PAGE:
You can easily avoid annual fees (which are often $75 or $100 and can sometimes exceed $500) by simply choosing cards with no annual fee -- most cards actually don't charge one. You needn't walk away, necessarily, if your card does have an annual fee, or if a card that would offer you great rewards has one. You might be able to get the annual fee lowered or waived, just by asking. According to a report by CreditCards.com, most cardholders who asked their card issuers were successful in lowering or eliminating annual fees. Some 31% negotiated the fee to a lower amount, and 51% got it waived entirely. If you're a good customer, it can't hurt to ask.
If you're planning to transfer a debt balance or think that you might need to one day, know that some cards will charge you in the range of 3% to 5% of the amount you transfer from another card. On a $10,000 transfer, that's $300 to $500. That might still be worth it in some cases, but you'll probably want a card that charges no such fee, at least in the initial period when you make your transfer.
Be as comprehensive as you can when comparing offers from various card companies and banks and examining the fees they charge. It's great if there's no annual fee, but if the card will charge you every time you pay by phone and you prefer to pay by phone, or if it charges a lot per ATM withdrawal and you use ATMs frequently, that can add up. If you travel a lot, make sure the card doesn't charge foreign transaction fees, which are often around 3%. (Charging a fancy $300 sweater in Oslo? That could cost you an extra $9.)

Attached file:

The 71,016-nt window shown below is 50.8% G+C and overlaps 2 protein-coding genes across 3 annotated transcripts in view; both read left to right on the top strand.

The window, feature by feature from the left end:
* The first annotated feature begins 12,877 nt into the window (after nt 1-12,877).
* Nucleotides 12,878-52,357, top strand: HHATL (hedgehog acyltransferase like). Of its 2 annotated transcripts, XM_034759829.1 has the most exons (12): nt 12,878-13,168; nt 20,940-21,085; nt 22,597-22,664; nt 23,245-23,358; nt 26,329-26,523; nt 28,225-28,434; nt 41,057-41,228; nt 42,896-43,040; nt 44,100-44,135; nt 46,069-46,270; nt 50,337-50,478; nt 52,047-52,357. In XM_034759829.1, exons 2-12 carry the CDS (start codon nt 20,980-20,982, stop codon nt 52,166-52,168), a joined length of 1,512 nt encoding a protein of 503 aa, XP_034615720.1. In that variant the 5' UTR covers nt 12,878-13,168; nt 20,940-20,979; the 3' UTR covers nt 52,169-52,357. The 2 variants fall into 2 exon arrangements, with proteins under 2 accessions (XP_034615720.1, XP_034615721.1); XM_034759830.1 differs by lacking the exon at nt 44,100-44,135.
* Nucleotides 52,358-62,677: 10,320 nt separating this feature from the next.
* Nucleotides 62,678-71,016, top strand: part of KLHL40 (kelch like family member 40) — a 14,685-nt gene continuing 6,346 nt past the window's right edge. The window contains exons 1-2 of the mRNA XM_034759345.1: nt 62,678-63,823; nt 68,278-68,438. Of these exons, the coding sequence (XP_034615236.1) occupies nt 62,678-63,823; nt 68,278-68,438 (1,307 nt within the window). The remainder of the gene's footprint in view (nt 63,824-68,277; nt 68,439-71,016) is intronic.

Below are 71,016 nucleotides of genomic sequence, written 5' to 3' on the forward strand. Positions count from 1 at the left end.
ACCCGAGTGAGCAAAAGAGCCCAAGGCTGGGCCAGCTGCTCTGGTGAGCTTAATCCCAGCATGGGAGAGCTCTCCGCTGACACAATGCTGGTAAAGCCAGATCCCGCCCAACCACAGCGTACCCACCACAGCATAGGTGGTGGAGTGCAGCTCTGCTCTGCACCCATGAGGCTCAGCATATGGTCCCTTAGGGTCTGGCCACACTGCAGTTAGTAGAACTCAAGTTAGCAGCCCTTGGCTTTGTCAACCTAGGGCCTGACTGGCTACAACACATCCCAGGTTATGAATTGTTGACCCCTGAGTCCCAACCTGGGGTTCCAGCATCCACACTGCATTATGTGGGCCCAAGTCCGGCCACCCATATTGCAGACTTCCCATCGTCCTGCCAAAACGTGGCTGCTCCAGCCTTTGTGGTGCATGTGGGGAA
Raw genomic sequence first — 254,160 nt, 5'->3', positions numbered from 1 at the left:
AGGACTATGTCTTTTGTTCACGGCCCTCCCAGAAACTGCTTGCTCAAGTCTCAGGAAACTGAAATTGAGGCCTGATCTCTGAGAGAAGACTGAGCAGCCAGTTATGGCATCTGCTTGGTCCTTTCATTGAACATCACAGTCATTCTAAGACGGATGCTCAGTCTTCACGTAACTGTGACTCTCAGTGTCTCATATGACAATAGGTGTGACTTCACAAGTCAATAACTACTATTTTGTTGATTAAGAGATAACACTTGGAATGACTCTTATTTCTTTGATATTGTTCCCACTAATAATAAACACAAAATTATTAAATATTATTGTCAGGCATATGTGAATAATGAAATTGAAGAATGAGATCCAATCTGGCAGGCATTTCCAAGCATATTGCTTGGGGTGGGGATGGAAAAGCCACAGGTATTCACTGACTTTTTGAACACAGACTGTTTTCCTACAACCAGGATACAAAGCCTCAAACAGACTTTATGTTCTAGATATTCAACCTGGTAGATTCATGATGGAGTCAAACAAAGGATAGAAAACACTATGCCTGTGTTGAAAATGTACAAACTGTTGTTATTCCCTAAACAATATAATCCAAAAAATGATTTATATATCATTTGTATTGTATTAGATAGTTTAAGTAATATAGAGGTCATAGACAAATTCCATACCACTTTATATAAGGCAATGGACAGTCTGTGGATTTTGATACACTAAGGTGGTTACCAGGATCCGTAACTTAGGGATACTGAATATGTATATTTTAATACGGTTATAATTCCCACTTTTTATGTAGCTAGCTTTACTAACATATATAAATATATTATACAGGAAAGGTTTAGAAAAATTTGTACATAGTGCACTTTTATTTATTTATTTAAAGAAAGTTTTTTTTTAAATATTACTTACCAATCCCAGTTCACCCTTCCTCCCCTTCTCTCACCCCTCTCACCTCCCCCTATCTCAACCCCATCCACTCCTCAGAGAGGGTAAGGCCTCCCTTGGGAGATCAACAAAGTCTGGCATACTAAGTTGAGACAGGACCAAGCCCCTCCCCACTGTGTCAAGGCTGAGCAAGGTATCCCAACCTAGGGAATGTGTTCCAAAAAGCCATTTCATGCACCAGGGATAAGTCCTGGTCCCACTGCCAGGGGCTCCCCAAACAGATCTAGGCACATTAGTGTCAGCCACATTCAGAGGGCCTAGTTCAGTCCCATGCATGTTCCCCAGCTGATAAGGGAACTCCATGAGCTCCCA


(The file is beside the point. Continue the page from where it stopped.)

Sign No. 3: Steep interest rates
Interest rates should be another decision factor -- especially if you are ever likely to carry revolving debt. Favor cards in a relatively low range of interest rates; you can look up average credit card rates online. In late September of 2017, the average credit card APR, per CreditCards.com, was 16.15%. If you're in the market for a card with a 0% initial rate, look into what the rates are likely to be once that initial rate expires.
Look for signs of good cards, and score rewards and more